If you work full-time, you receive payment in cash - and also in benefits. The law requires that your employer provide certain benefits, but many companies also offer non-cash benefits such as paid vacation time and health insurance.
Employee benefits are designed to provide security to you and your family, and to improve your quality of life. The Internal Revenue Service offers tax breaks to you and your employer for many of these benefits.
Some Employee Benefits Are Required by Law
Employers are required to make payments on employees' behalf into funds for Social Security and Medicare. You are also required to make payments into these funds. These payments are deducted from your paychecks. In most years, the contribution amounts are equal, but in some years employers pay more into the fund than employees.
Employers must also pay for unemployment benefits on employees' behalf. As an employee, you do not pay anything for federal or state unemployment benefits. You can use these benefits if you lose your job.
Employee Benefits Are a Form of Payment
The IRS defines employee benefits, also called fringe benefits, as a type of payment for services. However, many benefits, including health care benefits, are not included in your income for tax purposes. They are not subject to Social Security or Medicare withholding.
Some benefits, like educational assistance, are tax exempt up to a certain amount each year. Other benefits, like vacation pay, are fully taxable.
Retirement Benefits Are Tax Deferred
In the past, many employers offered pension plans. These plans guaranteed a certain retirement benefit after a certain number of years. Now employers are more likely to offer 401(k) plans, where employees contribute their own money to the plan. Employers may match contributions up to a certain amount.
Generally, employees don't pay taxes on the contributions they make to their retirement plans. Nor do they pay taxes on employer matching contributions or investment growth within the plan. When they retire, however, distributions from the plans are taxed as regular income.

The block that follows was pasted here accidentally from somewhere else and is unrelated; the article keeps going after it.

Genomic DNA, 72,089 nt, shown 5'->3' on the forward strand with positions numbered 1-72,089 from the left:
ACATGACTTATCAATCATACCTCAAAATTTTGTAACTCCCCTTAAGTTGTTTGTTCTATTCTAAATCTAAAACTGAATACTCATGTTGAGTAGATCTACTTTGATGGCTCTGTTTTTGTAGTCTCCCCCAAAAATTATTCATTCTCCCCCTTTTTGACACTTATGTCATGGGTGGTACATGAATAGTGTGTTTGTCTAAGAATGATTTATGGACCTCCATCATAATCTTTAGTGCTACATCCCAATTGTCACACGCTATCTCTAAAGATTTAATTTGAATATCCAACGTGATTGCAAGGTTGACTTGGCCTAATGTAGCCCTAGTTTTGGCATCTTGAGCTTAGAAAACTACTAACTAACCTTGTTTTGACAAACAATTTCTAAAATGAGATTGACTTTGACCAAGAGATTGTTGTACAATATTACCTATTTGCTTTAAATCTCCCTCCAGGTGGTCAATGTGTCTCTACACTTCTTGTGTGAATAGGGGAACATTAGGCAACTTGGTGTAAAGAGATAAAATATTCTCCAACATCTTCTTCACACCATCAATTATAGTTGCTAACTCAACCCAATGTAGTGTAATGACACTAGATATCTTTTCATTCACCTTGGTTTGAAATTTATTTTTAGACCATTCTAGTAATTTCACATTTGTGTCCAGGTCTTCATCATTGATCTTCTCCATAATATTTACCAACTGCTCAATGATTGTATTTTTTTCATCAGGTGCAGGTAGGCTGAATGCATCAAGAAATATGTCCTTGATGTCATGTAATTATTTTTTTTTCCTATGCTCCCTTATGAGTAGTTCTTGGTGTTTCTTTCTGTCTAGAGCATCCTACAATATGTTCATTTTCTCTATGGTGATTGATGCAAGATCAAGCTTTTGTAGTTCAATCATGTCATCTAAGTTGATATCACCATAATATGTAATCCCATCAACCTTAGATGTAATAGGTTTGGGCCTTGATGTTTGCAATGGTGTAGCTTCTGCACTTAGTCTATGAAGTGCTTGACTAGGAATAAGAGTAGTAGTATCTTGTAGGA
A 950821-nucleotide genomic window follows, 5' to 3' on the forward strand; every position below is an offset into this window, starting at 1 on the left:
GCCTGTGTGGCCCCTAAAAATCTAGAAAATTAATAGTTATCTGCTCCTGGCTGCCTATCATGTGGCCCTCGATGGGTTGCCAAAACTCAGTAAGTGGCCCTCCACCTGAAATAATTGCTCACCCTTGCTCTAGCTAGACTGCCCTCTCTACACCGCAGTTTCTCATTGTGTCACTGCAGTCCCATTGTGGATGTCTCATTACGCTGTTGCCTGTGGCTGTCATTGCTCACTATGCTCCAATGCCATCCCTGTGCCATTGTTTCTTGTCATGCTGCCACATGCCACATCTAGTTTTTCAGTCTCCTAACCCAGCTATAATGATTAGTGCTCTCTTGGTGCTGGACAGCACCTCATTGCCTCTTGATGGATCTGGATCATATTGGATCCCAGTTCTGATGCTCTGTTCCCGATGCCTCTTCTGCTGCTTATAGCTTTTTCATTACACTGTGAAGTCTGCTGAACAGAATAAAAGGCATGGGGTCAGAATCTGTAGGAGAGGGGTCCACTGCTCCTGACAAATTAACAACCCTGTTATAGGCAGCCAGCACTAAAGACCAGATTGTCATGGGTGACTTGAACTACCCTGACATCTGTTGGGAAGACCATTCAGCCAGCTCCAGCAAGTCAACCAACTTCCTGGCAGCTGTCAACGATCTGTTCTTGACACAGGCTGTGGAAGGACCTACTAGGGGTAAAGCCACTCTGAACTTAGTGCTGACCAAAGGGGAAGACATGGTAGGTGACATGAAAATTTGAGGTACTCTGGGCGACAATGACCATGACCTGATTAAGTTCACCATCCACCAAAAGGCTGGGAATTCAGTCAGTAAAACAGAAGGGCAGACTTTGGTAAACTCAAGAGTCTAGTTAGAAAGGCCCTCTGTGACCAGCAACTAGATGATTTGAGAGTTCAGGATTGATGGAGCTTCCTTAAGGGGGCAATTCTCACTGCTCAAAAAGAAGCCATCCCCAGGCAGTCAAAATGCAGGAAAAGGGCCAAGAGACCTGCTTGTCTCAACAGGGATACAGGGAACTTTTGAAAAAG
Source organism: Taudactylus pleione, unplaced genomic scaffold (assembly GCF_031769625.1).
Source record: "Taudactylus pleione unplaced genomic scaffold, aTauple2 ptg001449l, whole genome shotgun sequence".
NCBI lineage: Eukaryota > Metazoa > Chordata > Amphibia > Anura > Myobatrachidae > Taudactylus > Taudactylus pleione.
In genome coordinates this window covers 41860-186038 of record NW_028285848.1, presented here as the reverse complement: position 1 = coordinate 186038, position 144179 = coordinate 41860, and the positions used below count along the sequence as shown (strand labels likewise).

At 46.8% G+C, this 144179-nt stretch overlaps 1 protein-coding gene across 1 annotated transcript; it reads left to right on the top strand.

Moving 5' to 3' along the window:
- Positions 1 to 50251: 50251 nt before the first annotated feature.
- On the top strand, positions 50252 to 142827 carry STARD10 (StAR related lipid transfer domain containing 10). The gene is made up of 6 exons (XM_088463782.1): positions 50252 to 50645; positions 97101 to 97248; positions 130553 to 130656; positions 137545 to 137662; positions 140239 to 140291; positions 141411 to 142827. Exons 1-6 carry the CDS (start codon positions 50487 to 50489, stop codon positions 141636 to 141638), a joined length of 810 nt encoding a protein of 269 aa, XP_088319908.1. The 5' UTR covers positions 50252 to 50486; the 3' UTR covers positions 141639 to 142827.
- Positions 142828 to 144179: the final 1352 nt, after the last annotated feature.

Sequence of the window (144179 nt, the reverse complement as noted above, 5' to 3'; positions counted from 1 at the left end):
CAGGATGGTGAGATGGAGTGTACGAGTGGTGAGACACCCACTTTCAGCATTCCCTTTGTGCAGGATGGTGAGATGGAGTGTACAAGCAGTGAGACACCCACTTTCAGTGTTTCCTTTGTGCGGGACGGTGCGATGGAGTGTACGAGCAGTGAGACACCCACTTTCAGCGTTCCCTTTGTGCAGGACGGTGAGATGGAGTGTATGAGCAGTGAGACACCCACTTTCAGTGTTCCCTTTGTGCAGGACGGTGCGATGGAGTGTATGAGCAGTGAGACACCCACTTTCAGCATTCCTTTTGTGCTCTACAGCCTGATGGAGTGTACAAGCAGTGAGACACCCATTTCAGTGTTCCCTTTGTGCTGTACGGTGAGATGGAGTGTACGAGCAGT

ERISA Sets Standards for Certain Benefit Plans
The Employee Retirement Income Security Act of 1974 (ERISA) sets rules and regulations for employer-provided retirement and health plans. ERISA requires that employers provide certain easily understood information about the plans and how they work. Employers must also inform employees about retirement and health plan standards for participation and eligibility for benefits.
Over the years, ERISA has been expanded. For example, the Consolidated Omnibus Budget Reconciliation Act of 1985 (COBRA) requires that employees or their family members who lose health coverage due to job loss must be allowed to continue "COBRA" coverage at their own cost for a limited time.
An Employment Lawyer Can Help
The law surrounding employee benefit plans is complicated. Plus, the facts of each case are unique. This article provides a brief, general introduction to the topic. For more detailed, specific information, please contact an employment law lawyer.